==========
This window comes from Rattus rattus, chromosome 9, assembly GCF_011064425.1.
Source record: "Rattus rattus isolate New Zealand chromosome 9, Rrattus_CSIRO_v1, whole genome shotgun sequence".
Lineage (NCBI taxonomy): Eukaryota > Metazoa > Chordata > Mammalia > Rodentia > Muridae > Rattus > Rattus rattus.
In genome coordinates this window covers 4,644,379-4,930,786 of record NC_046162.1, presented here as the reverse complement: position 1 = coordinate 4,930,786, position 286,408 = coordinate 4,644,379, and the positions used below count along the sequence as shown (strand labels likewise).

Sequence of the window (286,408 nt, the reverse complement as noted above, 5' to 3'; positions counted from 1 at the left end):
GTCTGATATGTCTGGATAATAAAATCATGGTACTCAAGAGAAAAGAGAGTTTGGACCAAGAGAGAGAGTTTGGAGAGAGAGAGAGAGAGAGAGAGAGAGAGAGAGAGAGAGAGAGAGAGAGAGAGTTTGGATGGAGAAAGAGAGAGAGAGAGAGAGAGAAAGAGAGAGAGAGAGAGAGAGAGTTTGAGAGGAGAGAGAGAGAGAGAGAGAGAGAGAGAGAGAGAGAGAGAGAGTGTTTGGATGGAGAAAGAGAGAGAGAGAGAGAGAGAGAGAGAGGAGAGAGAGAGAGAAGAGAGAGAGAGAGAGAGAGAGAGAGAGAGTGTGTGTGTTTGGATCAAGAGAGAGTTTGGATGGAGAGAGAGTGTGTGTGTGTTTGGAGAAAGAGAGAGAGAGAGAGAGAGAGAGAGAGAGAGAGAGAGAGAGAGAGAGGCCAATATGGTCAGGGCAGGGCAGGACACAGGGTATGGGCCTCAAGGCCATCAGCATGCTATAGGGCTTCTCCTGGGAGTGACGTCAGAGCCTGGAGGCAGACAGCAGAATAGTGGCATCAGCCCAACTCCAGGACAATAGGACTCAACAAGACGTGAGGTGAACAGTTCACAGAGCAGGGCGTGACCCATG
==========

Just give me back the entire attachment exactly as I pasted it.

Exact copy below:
This window comes from Rattus rattus, chromosome 9, assembly GCF_011064425.1.
Source record: "Rattus rattus isolate New Zealand chromosome 9, Rrattus_CSIRO_v1, whole genome shotgun sequence".
Lineage (NCBI taxonomy): Eukaryota > Metazoa > Chordata > Mammalia > Rodentia > Muridae > Rattus > Rattus rattus.
In genome coordinates this window covers 4,644,379-4,930,786 of record NC_046162.1, presented here as the reverse complement: position 1 = coordinate 4,930,786, position 286,408 = coordinate 4,644,379, and the positions used below count along the sequence as shown (strand labels likewise).

Sequence of the window (286,408 nt, the reverse complement as noted above, 5' to 3'; positions counted from 1 at the left end):
GTCTGATATGTCTGGATAATAAAATCATGGTACTCAAGAGAAAAGAGAGTTTGGACCAAGAGAGAGAGTTTGGAGAGAGAGAGAGAGAGAGAGAGAGAGAGAGAGAGAGAGAGAGAGAGAGAGAGTTTGGATGGAGAAAGAGAGAGAGAGAGAGAGAGAAAGAGAGAGAGAGAGAGAGAGAGTTTGAGAGGAGAGAGAGAGAGAGAGAGAGAGAGAGAGAGAGAGAGAGAGAGTGTTTGGATGGAGAAAGAGAGAGAGAGAGAGAGAGAGAGAGAGGAGAGAGAGAGAGAAGAGAGAGAGAGAGAGAGAGAGAGAGAGAGTGTGTGTGTTTGGATCAAGAGAGAGTTTGGATGGAGAGAGAGTGTGTGTGTGTTTGGAGAAAGAGAGAGAGAGAGAGAGAGAGAGAGAGAGAGAGAGAGAGAGAGAGAGGCCAATATGGTCAGGGCAGGGCAGGACACAGGGTATGGGCCTCAAGGCCATCAGCATGCTATAGGGCTTCTCCTGGGAGTGACGTCAGAGCCTGGAGGCAGACAGCAGAATAGTGGCATCAGCCCAACTCCAGGACAATAGGACTCAACAAGACGTGAGGTGAACAGTTCACAGAGCAGGGCGTGACCCATG